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What Time Is It? – Telling Time in Dutch Posted by on May 24, 2012 in Dutch Grammar, Dutch Language, Dutch Vocabulary

Telling the time in Dutch can be a little complicated until you get the hang of it. The real test comes after you have understood how it works and then need to explain that knowledge to someone else.

Can you explain to someone how to tell the time in Dutch? If not, you might need a refresher course. If you are new to the Dutch language, then you probably need a beginner’s post. Either way, this post on telling time should help.

The Tip That Makes Everything Easier

In English, when you tell the time, the minutes are expressed in relation to the hour. However, In Dutch the half hour and the hour are just as important as each other. Therefore, in Dutch the minutes are expressed in relation to both the hour and the half hour.

Hoe laat is het? (What time is it?)

Het is vier uur. (It is four o’clock.)

Het is half vier. (It is 3:30.)

Tips:

  • Be careful if you are used to saying “half past” or “half four/five/etc.” Usually when saying this you mean 30 minutes after the hour but “half vier/vijf/etc.” in Dutch, means 30 minutes before the hour.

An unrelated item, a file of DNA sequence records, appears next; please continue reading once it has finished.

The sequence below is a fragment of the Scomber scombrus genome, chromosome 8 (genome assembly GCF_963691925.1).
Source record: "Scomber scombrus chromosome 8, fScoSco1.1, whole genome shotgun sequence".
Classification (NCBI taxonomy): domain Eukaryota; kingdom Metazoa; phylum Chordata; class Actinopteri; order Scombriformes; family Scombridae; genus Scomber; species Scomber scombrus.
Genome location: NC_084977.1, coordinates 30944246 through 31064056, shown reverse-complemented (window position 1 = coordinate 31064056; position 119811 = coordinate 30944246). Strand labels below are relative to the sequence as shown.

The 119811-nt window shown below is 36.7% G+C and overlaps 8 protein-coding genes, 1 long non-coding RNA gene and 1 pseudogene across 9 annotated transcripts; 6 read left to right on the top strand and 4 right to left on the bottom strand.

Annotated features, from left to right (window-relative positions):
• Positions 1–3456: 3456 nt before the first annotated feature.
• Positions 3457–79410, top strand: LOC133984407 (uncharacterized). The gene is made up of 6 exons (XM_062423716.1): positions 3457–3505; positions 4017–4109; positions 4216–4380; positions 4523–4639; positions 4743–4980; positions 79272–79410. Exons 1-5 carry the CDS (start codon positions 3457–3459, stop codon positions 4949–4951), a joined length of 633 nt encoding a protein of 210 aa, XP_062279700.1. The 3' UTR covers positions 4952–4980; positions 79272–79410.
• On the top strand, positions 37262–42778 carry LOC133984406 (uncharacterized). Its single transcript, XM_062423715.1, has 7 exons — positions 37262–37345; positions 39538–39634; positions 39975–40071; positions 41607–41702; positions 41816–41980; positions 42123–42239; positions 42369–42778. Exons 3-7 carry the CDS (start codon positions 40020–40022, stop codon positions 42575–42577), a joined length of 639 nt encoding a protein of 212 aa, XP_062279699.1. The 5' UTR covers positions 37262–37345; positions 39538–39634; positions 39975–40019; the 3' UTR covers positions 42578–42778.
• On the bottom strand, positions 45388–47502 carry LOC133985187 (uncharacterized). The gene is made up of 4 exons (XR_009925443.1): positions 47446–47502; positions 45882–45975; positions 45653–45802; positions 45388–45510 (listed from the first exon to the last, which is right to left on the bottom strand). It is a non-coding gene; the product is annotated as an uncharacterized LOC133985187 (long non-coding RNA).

• The word uur is dropped if you are not saying a round hour.
  • Om = at: Hoe laat vertrek jij? (At what time do you leave?) Om zes uur. (At six o’clock.)

Dividing the Clock

The clock is divided into two horizontal halves (draw a horizontal line through the nine and three of the clock face).

Kwart

kwart over = 15 minutes after the hour = het is kwart over twee = It is 2:15

kwart voor = 15 minutes before the hour = het is kwart voor zeven = it is 6:45

Half

over half –> het is vijf over half zes = it is 5:35 –> this is tricky, remember half zes means 5:30 and vijf over means 5 minutes after 5:30 (half hours are as important as hours – see above)

het is tien over half tien = it is 9:40 –> half tien means 9:30 and tien over means 10 minutes after 9:30

voor half –> het is vijf voor half zeven = it is 6:25 –> half zeven means 6:30 and vijf voor means 5 minutes before 6:30

N.B. If you are looking for a refresher on numbers, you might want to take a look at this post about counting in Dutch.

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Comments:

  1. Anna:

    Thanks! it’s very useful information. I’m wondering how to say a.m. and p.m. in Dutch.

    • heather:

      @Anna Hi Anna, if you are typing it the 24-hour clock is used (i.e. 5pm –> 17:00). If you are saying it then you use ‘s ochtends (for morning), ‘s middags (afternoon) or ‘s avonds (evening) –> e.g. 12 uur ‘s middags

  2. Renee:

    Heather,

    Dank u. Dit is erg handig. We went over this in class, but the way you explain it (the half is as important as the hour) suddenly made sense.

  3. nino:

    thanks

  4. Fernanda:

    Great explanation, thanks!

  5. Lalam:

    Hi guys! how can we say 9h16 or 9h14